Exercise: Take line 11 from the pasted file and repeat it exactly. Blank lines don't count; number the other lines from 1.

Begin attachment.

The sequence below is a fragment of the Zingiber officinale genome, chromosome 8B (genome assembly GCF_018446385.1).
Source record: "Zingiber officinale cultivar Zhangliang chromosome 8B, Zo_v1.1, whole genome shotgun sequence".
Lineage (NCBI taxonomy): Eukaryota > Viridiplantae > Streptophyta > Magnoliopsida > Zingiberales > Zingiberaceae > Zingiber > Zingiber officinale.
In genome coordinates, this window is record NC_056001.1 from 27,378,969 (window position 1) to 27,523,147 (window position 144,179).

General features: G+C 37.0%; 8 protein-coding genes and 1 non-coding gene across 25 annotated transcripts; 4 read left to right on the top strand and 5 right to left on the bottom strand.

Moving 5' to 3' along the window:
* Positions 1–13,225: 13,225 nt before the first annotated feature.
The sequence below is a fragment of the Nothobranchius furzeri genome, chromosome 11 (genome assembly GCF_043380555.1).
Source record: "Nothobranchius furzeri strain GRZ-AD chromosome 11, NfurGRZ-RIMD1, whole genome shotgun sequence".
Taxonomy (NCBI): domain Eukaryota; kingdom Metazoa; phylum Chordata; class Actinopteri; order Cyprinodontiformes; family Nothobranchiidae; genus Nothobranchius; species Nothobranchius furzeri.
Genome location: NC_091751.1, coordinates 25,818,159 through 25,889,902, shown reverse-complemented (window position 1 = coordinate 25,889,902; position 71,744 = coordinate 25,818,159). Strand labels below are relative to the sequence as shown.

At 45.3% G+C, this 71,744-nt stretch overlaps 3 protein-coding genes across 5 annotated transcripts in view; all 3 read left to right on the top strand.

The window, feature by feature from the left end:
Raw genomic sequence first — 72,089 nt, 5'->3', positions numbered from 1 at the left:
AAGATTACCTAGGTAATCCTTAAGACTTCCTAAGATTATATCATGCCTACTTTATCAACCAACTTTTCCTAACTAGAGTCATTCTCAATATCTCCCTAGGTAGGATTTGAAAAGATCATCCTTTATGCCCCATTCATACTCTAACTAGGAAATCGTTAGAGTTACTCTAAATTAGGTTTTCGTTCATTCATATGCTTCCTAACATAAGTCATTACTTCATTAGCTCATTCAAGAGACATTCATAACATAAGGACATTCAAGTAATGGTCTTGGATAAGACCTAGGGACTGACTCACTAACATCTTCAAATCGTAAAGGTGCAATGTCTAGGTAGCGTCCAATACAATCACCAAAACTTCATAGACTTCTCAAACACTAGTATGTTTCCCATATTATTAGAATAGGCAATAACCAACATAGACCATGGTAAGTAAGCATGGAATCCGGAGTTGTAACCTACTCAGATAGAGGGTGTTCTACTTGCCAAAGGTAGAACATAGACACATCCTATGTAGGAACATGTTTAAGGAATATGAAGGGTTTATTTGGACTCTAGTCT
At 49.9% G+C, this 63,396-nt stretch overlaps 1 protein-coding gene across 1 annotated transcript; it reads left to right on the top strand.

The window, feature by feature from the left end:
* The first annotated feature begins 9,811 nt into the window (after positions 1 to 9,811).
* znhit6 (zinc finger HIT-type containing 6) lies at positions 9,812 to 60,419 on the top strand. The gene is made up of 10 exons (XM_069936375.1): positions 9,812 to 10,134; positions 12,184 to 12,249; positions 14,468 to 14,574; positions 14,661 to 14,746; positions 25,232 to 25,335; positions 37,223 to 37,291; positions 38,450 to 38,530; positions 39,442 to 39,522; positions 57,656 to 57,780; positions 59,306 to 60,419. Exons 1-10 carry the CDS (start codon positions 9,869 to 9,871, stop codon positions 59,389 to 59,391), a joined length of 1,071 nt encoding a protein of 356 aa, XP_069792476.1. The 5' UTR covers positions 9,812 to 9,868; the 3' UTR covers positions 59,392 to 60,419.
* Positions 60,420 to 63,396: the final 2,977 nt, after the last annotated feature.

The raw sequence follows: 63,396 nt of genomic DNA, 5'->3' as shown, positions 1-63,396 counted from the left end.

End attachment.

Genome location: NC_091751.1, coordinates 25,818,159 through 25,889,902, shown reverse-complemented (window position 1 = coordinate 25,889,902; position 71,744 = coordinate 25,818,159). Strand labels below are relative to the sequence as shown.